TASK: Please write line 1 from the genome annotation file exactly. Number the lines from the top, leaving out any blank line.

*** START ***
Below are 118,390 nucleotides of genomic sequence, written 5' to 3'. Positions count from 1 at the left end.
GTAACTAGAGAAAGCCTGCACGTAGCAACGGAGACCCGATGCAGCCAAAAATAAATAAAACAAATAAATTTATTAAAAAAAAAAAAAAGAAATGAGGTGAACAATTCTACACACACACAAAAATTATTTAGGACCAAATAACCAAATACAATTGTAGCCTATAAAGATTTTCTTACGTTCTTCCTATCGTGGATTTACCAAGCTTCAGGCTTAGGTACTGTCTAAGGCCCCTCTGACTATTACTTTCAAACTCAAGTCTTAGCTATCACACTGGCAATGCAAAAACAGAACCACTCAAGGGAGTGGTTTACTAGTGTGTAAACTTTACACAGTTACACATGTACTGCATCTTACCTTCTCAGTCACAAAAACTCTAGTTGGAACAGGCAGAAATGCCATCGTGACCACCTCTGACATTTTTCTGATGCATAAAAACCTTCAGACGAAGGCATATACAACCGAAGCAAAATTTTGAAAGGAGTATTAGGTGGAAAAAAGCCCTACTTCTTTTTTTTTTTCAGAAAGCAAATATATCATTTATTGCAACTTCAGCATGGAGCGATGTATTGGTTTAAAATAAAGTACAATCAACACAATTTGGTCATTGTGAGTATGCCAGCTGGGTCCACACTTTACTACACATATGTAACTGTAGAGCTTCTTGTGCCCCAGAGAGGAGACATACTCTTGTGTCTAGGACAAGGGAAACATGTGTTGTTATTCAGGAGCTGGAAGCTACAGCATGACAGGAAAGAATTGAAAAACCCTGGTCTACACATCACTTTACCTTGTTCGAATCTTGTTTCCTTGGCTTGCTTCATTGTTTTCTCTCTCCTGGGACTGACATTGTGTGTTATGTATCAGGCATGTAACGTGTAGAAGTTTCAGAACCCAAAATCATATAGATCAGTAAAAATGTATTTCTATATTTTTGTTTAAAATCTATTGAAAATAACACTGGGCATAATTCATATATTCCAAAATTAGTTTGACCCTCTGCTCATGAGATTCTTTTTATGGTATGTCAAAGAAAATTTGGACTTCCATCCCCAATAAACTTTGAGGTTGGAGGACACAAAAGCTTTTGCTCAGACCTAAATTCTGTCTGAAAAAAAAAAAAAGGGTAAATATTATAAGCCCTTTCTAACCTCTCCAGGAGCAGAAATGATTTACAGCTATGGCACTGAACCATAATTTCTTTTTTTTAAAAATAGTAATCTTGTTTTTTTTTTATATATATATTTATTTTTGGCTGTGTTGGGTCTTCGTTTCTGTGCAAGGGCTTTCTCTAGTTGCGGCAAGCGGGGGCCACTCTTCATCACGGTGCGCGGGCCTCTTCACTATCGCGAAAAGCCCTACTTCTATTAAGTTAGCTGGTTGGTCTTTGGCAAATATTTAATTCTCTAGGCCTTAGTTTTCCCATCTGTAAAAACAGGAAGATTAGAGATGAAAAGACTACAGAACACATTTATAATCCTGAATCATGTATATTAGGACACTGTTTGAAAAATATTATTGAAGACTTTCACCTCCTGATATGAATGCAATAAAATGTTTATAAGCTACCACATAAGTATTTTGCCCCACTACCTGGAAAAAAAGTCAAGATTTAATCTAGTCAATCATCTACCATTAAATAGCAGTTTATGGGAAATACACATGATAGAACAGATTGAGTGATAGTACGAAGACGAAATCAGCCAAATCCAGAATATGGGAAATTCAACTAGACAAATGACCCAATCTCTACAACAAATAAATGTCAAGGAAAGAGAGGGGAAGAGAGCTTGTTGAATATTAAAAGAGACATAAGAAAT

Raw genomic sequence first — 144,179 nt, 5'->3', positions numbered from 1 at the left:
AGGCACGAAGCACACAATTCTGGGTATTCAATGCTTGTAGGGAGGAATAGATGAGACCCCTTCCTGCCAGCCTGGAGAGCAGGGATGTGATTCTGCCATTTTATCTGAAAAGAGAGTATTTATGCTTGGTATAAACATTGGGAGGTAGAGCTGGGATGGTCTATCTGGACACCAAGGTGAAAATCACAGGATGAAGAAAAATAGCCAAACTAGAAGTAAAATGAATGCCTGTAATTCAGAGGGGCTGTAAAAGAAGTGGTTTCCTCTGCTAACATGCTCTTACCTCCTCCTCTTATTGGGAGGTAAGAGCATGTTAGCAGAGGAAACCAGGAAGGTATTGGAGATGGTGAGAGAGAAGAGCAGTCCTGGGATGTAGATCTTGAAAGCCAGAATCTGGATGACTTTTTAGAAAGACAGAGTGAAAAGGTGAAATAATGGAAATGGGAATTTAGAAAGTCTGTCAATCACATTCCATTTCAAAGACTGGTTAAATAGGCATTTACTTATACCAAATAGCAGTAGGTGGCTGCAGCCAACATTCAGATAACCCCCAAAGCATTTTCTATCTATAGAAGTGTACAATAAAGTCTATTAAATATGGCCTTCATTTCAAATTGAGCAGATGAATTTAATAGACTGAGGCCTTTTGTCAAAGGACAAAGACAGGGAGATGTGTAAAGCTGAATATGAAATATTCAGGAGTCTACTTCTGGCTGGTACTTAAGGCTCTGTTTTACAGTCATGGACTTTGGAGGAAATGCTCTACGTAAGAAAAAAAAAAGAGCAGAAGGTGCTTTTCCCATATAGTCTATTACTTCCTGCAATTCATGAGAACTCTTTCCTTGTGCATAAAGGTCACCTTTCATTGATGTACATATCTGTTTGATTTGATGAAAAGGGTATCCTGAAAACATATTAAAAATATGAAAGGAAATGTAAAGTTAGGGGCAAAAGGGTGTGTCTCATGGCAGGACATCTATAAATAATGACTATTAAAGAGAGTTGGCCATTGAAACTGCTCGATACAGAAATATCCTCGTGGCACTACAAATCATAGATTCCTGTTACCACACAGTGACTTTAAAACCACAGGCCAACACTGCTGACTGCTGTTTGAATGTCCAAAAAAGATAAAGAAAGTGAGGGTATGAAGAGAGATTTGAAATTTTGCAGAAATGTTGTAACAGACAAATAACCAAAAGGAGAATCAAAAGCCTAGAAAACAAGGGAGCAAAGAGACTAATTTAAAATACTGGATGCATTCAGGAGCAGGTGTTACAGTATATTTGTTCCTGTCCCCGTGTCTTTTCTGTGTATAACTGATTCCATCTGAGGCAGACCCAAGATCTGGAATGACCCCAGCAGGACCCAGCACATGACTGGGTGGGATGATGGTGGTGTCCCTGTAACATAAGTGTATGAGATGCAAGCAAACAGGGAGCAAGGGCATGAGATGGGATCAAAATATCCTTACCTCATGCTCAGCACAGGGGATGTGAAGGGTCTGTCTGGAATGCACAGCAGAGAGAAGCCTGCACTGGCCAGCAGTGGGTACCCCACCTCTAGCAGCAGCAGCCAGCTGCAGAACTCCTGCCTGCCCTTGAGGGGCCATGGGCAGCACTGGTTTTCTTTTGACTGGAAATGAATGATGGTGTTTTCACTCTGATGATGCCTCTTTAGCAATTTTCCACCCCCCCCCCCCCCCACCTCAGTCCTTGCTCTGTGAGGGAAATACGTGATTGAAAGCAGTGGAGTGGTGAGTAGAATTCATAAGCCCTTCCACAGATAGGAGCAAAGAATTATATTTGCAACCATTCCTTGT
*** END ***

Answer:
Below are 118,390 nucleotides of genomic sequence, written 5' to 3'. Positions count from 1 at the left end.